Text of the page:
This is a wonderful pin, even for those of you not so interested in aircraft. For those of you that are, like the Museum of Flight and the Smithsonian, this is a must.
Technically it is a beautiful piece of jewelry, unlike most cheapo airplane pins. The gray enamels show the graceful molding of shapes underneath, while a bright red razor thin line representing the planes only visible markings, is silk screened on top so it seems to float on the enamels. The shape itself is very dramatic and recalls the Manta Ray (which, with its dramatic shape, has proven very popular itself). Anyway, if we are going to have airplanes at all, it would seem that we should have the fastest one ever, right? How fast is it? Well, it holds the coast to coast record: take a guess. Give up? ONE HOUR! (well, okay 64 minutes...) That's right from Palmdale, California to Washington D.C. in one hour. (Poetically enough this record run was made on the craft's last flight during transport to the Smithsonian where it is now on display...) The aircraft is capable of sustained Mach 3 flight. (Three times the speed of sound.) For the 'layman' this equates literally, faster than a speeding bullet from a high powered rifle! Think about that for a minute. Think to a rifle range where someone shoots a 30-06. If an SR-71 were passing over at the same time, the guy in the airplane would be going faster than the bullet (which you can't even see it's going so fast). And while the bullet peters out in a matter of seconds, the SR-71 can sustain it from coast to coast. From take-off the airplane is at 25,000 feet in four minutes. To me, the amazing thing about all this is that this is quite an old airplane. It is '60's technology and had been retired from military service a few years back (1990) , only to be brought back briefly to take pictures of the former Yugoslavia. (Today the remaining operating ships have been turned over to NASA where they are used for weather research). It has two big J-58 engines (which are actually '50's technology!) with huge afterburners. Unlike the modern fan-jets, these babies roar and crackle like real jets! The Blackbirds were developed as reconnaissance aircraft and were apparently very effective as such, particularly considering the pre-satellite era in which most of their operations took place. Each flight of these craft is something akin to a space launch, and in air refueling is generally required for longer missions. (In fact the whole plane is one big fuel cell with a couple of huge ram jets attached to the sides and a single pilot perched way up on front of a long peninsular 100ft nose). In most pictures of it you will see the whole airplane "sweating" with fuel which is by design.) The craft is fashioned largely of titanium, and features a lot of sort of organic joints and seams which expand and contract with the considerable heat generated at these speeds, but which seep JP-7 at normal temperatures. The shape and feel of this airplane from any angle is breathtaking and you never really get used to it. I think it will never look 'out of date', though of course there isn't a shred of effort spent on any 'style': this form is all function. It is a very pure artifact. I conclude the discussion with an observation of one "sled driver" who was heard to say:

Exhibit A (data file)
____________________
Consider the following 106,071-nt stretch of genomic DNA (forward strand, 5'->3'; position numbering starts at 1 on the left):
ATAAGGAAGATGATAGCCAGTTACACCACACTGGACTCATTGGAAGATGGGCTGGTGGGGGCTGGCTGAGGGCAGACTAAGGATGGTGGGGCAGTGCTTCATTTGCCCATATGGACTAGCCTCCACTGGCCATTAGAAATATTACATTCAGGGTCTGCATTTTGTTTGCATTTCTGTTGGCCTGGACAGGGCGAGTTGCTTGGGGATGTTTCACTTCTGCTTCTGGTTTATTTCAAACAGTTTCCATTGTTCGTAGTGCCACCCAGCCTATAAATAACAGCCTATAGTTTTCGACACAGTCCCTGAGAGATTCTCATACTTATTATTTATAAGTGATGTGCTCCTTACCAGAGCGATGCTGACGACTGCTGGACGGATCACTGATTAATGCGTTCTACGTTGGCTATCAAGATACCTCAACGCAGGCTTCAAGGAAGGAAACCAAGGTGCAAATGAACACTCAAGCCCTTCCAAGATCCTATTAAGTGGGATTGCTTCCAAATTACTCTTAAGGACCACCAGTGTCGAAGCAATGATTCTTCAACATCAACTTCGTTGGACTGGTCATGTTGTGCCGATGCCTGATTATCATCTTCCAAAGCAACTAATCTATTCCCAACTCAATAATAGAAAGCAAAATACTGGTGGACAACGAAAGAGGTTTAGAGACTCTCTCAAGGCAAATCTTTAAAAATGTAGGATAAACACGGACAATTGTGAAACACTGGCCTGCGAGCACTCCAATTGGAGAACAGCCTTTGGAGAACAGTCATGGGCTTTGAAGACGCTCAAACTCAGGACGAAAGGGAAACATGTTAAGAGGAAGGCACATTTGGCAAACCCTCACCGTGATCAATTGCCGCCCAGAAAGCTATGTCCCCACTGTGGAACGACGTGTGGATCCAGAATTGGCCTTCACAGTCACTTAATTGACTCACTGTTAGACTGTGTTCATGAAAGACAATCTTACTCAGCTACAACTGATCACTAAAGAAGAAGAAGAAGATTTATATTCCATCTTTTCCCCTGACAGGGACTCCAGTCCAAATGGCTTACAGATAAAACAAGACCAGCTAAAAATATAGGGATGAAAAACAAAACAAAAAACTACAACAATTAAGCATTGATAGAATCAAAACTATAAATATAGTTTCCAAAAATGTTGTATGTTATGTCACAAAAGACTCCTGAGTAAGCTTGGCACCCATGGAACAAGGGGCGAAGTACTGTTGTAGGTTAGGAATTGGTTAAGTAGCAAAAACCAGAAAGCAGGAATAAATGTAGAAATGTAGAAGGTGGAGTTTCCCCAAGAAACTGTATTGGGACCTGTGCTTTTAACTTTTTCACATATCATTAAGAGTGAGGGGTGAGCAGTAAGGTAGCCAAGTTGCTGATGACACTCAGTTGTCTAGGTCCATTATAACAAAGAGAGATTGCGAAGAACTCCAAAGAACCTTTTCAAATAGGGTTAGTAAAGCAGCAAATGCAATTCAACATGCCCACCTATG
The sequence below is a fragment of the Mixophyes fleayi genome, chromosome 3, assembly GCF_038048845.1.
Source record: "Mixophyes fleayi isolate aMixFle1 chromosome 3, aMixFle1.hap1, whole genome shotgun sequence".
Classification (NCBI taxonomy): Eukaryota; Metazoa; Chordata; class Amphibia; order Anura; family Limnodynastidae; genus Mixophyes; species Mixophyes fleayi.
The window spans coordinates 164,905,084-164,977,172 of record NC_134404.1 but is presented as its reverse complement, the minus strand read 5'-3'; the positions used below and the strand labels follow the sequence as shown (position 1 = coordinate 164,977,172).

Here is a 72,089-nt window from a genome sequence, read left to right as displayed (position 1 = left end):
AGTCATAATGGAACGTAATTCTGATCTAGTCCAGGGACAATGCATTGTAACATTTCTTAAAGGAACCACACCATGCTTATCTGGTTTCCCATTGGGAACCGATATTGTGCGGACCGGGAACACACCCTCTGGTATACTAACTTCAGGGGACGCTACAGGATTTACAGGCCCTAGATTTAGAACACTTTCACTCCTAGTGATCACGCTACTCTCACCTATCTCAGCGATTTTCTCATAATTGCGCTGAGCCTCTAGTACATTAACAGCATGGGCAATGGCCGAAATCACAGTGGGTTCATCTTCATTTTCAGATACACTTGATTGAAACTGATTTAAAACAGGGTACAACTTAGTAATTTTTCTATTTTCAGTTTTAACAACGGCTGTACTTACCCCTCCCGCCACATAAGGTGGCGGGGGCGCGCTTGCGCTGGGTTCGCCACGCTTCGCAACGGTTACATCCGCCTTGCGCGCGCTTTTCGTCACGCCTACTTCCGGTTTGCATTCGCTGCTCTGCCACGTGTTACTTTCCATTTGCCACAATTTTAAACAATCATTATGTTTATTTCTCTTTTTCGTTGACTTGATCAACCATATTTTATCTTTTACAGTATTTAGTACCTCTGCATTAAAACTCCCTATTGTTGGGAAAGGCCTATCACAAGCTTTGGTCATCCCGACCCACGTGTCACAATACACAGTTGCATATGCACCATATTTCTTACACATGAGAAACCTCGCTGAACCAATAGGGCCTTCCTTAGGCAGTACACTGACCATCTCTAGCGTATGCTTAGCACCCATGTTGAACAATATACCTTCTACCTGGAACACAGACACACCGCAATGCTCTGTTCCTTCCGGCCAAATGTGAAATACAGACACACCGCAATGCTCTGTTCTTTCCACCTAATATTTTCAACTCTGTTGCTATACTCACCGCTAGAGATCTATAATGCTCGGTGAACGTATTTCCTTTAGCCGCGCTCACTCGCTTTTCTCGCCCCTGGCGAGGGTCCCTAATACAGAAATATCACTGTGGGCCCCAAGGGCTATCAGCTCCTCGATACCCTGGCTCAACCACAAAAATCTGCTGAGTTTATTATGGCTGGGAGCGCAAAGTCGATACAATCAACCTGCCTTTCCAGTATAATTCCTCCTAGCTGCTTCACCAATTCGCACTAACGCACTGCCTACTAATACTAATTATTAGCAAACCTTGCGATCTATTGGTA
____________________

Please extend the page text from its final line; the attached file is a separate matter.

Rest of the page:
‘We did Nebraska in seven and a half minutes today. I think that's the best way to do Nebraska’. SIZE: 1.25"X2"
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